We are seen by God’s loving eyes. The greatest spiritual battle begins – and never ends – with the reclaiming of our chosenness.
Long before any human being saw us, we are seen by God’s loving eyes.
Long before anyone heard us cry or laugh, we are heard by our God who is all ears for us.
Long before any person spoke to us in this world, we are spoken to by the voice of eternal love.
– Henri Nouwen (1993)
The quotation above arrived in my email inbox this summer, one of the daily meditations that I receive from the Henri Nouwen Society. The words are Nouwen’s riff on Psalm 139, a song in the Hebrew Bible by the poet-king David – words that I find beautiful, even though they come from a perspective not previously my own.
God’s love for everyone, it seems, is the basis of nonviolent action.
When I first read those words from Nouwen, I felt them move deeply into my heart, chest, and abdomen, then spread through my arms and legs. I heard the message apply to every human being who is living and has lived. I felt lifted out of the complex problems we face within our Religious Society of Friends and our larger society, lifted into connection with all humans and all creation. I felt an essence that I could and would want to bathe in every day, multiple times each day. I had the sense that everyone, all human beings, are lifted up in God’s love for all of us to see. For me, this realization and acknowledgement belongs in every moment of worship, every moment of pausing to breathe and give thanks, every moment before I turn to lift up questions, sufferings, and whatever else is before me.
I was introduced to Quaker worship and practice through my soon-to-be life partner, Don, when I was thirty-two years old. I call that phase of my life the time when I wanted to “be among” Friends. I was welcomed, befriended, and encouraged by Friends along my path toward understanding Quakerism and the community of the Ann Arbor Friends Meeting. Years later, I wanted to “be” a Friend, and I asked for membership and received mentoring and a clearness committee.
I saw many examples of Friends in Ann Arbor Meeting supporting one another and reaching out to the larger community. I experienced “care of community” in that meeting. During the mid-1980s, we labored together for several months until we became clear that we would offer asylum to a family who had fled their native land of El Salvador. From week to week, different Friends experienced illness or recovery or death – and all sorts of daily tribulations – and these we attended to as a loving community. In the days following 9/11, many Friends donated blood at a nearby mosque in Ann Arbor. A new relationship formed between leaders of the mosque and our meeting, which resulted in many conversations between members of the two communities and offers of mutual support.
When Don and I moved to northern California in 2002, we were happy to find ourselves living within walking distance of a Quaker meeting. That had been a dream of ours. We stepped into active involvement in the care of the Grass Valley Friends Meeting and the wider Quaker community. I have found my faith informed, challenged, and growing among Friends here.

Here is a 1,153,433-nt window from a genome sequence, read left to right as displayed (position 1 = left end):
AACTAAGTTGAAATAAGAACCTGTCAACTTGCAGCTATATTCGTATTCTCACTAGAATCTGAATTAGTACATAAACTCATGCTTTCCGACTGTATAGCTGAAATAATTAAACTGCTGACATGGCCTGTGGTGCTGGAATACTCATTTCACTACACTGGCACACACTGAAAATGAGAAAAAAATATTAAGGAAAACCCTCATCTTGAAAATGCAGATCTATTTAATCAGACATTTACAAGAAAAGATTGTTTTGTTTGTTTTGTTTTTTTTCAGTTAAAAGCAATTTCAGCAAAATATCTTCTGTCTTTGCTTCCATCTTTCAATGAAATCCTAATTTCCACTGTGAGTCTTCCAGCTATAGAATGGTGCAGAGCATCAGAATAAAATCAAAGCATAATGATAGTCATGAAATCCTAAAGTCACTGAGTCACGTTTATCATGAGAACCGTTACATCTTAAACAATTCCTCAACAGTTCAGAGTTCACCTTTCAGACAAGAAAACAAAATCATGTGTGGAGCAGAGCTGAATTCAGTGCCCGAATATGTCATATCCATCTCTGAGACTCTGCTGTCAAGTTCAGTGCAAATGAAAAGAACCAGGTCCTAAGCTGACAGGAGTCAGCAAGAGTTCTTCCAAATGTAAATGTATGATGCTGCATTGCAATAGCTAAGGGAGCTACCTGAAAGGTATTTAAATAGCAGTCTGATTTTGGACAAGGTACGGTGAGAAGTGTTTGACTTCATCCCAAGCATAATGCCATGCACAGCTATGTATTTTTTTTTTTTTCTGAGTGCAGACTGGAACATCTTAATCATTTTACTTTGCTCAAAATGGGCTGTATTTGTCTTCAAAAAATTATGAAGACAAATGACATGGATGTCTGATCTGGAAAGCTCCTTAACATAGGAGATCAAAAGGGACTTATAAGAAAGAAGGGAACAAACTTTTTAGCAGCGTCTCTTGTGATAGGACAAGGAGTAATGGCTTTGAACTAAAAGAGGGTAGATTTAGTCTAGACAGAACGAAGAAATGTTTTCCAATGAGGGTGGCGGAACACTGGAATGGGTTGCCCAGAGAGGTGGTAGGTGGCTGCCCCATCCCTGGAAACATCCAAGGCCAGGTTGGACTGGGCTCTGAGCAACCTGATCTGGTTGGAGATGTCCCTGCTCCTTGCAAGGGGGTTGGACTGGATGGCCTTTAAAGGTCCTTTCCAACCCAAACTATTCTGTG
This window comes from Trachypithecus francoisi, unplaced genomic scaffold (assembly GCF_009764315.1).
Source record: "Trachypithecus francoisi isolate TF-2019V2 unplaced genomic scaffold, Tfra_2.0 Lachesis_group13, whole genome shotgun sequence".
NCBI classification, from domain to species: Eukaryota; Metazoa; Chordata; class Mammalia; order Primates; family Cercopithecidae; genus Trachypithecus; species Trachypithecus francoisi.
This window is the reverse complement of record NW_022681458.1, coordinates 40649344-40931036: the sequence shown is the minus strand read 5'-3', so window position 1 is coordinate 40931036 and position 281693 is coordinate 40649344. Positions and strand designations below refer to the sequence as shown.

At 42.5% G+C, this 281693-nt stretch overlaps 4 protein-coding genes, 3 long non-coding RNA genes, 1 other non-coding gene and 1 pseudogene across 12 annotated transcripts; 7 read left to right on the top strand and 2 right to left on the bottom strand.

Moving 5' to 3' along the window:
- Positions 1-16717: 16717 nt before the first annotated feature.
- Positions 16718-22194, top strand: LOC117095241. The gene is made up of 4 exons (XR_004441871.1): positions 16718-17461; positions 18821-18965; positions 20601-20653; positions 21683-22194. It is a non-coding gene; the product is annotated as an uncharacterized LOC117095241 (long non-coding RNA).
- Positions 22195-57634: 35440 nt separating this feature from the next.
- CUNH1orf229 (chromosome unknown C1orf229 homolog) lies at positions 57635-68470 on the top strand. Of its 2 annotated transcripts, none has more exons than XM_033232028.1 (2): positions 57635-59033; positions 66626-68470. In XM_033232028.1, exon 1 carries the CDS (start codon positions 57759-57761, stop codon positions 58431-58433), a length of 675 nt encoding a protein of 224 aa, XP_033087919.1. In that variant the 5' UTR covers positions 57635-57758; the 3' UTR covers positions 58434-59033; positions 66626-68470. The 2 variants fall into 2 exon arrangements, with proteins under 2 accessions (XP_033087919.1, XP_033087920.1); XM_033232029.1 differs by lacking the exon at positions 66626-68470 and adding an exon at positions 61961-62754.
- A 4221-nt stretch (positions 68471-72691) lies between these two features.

I do see and hear that not all Friends feel a sense of welcoming friendship within Quaker meetings. When I heard that critique again this summer, I thought of those words from Nouwen, above. We Friends must reclaim our ability to hear God’s voice of eternal love.
For me, Quaker meeting is a place where I come to listen for God’s messages. Sometimes the messages are meant for me, sometimes for someone else, and sometimes for all of us together in community. It’s essential for everyone to be included in a Quaker meeting; otherwise, nothing else makes sense. I speak as a white, cisgender, middle-class woman of Western European descent, and I believe that all Quakers need to be relationship-centered. We all can look to many examples of our Quaker ancestors living in that way. Many of our contemporaries, too – some quietly and some famously – have stepped out of their own comfort zones, opened themselves up to surprising new relationships, and more than survived! What is there to lose? Not God’s love!
The world is calling out for nonviolent responses to war, strife, and planetary destruction. We see the extractive and domination modes operating in the world around us. We Quakers know how to work from a mutual-benefit position. We need to pause and hear what Spirit has been saying to us all along.
I believe within our Quaker meetings we are being called to discern together the justness of our collective behavior. Which structures, practices, and traditions keep Friends from being relationship-centered – with God and one another? Which lead us to do harm to one another? What are we called to end, and what are we called to begin?
Mutual care of community is the way we can engage our faith in action. God’s love directs me to support the faithfulness of others and to ask for help in being faithful myself. I choose to live my life continually acknowledging God’s eternal love for me, just as Nouwen describes it. This is the basis of my understanding of what it means to be a Quaker, and it strengthens my commitment to our faith and practice. I hope it rings true for you.
Sandy Kewman recently completed a term as presiding clerk of Pacific Yearly Meeting and is now happily serving as a grandmother. She is a member of Sacramento Friends Meeting (PacYM).